Creatine: Gaining Muscle and Losing Hair?

Creatine is a popular workout supplement used by many individuals and athletes to enhance exercise performance and increase muscle mass. Chances are you or someone you know has used or is using creatine.

Although creatine is found naturally in our bodies and may have therapeutic uses for treating some medical conditions, using creatine as an exercise or muscle mass enhancer may not be good for you or your hair.

In my practice as a hair transplant surgeon I have definitely seen patients with hair loss associated with creatine supplementation.

Men who experience male pattern balding (genetic hair loss) will generally have hair loss in the male pattern distribution. Male pattern balding is the common form of balding you see in 40% of men. This hair loss can occur in a certain pattern ranging from Norwood Class 2 all the way to Norwood Class 7 (see link: http://www.hairtransplantseattle.com/service-male-hair-transplant/). Men experiencing genetic hair loss will lose their hair only in specific areas until they have exhausted all the hair that contains the enzyme 5 alpha reductase (the enzyme that converts Testosterone to DHT (Dihydrotestosterone)) At that point hair loss will slow and remain somewhat stable, especially if the patient adheres to a fresh and healthy diet. The hair that is not affected by the 5 alpha reductase usually remains strong and healthy.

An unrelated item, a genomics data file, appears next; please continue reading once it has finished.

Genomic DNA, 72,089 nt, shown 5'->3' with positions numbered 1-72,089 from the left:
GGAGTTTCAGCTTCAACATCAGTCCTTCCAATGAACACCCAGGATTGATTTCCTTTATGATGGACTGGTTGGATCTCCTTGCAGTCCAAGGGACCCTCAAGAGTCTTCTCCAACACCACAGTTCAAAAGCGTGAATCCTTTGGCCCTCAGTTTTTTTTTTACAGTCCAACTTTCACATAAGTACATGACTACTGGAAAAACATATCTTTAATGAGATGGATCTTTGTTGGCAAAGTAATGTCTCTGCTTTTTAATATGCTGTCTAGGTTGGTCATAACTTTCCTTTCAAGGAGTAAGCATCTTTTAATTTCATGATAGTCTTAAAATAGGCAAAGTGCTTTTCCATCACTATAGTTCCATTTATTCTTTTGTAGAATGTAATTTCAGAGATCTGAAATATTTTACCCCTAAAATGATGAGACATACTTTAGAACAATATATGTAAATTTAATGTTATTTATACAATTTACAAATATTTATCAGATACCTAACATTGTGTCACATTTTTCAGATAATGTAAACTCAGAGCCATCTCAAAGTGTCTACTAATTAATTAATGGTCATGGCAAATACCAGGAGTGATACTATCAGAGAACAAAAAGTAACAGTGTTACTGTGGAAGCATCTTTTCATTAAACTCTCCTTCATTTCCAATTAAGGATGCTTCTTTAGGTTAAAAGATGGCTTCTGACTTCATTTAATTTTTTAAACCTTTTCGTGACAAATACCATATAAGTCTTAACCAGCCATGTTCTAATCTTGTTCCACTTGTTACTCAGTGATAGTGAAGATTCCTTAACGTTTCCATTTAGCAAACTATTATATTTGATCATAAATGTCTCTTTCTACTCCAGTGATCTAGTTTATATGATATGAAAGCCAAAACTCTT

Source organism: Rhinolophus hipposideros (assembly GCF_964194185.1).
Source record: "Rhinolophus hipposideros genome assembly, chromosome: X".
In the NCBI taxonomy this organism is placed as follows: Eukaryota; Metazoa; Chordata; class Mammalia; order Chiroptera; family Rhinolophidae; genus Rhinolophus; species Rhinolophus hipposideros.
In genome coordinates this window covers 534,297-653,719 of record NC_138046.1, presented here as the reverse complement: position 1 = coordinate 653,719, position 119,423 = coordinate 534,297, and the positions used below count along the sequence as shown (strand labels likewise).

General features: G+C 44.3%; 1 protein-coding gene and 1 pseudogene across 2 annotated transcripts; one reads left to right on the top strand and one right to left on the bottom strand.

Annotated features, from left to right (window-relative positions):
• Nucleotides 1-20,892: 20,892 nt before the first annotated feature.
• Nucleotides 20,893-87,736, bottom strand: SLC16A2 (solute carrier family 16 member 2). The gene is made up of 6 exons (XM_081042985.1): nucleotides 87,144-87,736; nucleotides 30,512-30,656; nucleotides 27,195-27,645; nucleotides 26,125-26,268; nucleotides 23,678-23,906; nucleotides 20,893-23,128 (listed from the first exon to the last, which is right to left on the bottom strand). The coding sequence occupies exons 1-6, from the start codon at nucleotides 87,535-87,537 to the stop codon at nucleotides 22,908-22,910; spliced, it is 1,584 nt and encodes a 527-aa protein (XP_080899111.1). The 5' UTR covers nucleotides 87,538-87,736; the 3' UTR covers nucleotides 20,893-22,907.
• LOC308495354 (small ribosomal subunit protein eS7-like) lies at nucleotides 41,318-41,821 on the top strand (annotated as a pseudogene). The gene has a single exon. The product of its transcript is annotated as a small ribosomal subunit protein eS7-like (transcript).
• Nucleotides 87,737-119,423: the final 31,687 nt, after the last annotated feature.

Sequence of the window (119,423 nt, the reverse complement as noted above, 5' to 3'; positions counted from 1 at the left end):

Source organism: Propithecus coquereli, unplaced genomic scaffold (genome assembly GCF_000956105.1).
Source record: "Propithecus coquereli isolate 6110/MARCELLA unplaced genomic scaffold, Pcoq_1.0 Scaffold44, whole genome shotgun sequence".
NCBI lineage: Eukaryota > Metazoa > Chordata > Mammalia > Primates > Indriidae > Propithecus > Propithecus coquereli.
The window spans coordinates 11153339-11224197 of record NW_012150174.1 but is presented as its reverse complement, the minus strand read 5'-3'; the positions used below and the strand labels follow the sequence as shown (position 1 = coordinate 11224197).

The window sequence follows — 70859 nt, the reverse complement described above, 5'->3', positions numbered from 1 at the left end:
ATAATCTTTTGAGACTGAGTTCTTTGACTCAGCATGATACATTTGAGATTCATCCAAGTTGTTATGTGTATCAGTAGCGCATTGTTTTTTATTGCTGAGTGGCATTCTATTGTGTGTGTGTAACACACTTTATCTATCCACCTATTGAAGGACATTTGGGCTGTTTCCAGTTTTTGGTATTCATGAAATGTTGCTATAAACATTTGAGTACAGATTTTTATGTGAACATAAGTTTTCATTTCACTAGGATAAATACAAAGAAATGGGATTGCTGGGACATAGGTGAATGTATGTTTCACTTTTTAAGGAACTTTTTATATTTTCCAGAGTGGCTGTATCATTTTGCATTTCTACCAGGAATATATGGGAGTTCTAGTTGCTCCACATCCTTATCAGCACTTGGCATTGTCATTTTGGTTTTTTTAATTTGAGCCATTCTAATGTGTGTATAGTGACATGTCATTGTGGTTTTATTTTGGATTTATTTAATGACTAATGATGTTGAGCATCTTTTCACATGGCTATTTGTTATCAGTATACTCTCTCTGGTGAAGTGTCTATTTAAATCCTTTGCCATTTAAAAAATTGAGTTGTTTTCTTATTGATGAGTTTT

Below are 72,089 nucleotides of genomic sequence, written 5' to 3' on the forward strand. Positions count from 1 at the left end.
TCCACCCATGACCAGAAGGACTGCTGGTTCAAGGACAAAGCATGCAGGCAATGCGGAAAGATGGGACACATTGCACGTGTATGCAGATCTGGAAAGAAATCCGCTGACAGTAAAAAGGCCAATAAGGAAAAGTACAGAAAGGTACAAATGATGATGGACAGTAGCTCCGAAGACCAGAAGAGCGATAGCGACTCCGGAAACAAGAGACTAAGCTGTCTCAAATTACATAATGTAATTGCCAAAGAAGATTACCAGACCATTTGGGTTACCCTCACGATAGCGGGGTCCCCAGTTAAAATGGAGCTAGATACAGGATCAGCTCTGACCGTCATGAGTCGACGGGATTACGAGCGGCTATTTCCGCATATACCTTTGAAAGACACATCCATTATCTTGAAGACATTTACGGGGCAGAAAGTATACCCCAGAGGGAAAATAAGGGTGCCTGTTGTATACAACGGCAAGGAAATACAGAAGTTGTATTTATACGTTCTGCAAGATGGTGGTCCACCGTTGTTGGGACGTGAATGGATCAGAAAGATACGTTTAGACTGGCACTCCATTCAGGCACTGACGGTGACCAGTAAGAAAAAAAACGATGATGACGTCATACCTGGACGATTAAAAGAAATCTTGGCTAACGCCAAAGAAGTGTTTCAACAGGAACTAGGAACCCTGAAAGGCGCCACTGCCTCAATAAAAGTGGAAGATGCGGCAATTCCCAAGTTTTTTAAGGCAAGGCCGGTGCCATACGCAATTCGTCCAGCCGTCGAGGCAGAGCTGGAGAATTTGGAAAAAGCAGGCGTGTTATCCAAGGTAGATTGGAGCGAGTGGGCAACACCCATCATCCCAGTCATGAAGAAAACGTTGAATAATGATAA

The patients that I’ve seen who have been using creatine are not only affected by genetic male pattern hair loss but also experience a more generalized form of hair loss that is not restricted to the male pattern area. With creatine the hair loss is even seen in the stable hair that is generally not affected by male pattern balding. Hair is often finer as well as thinner over the entire head.

One study shows that DHT levels increase with creatine supplementation (see link: http://www.ncbi.nlm.nih.gov/pubmed/19741313) implicating this as a cause of increased hair loss. I believe the damage to hair is more generalized but this study points out enough of a reason to avoid creatine.

Another Brazilian study showed that total antioxidants in the body were reduced while on creatine (see link: http://www.jissn.com/content/9/1/56). The reduction of antioxidants in the body causes an increase in oxidative stress and in turn damages our cells and DNA. This, I believe, is the root cause of the hair loss in men taking creatine and why their hair is thinner and finer over their entire head and not just in the male pattern area. Hair follicles are rapidly growing and do much better in an environment free of oxidative stress.

So if you’ve ever wondered why your physique is getting stronger and looking better but your hair is getting finer and thinner it could be time to stop taking creatine.

Action Item: Keep your hair and your health; avoid creatine supplements. If you do take them that you will increase oxidative stress, not just on your hair but throughout your whole body. Oxidizers like creatine are the opposite of good nutrition.

Facebooktwitterpinterest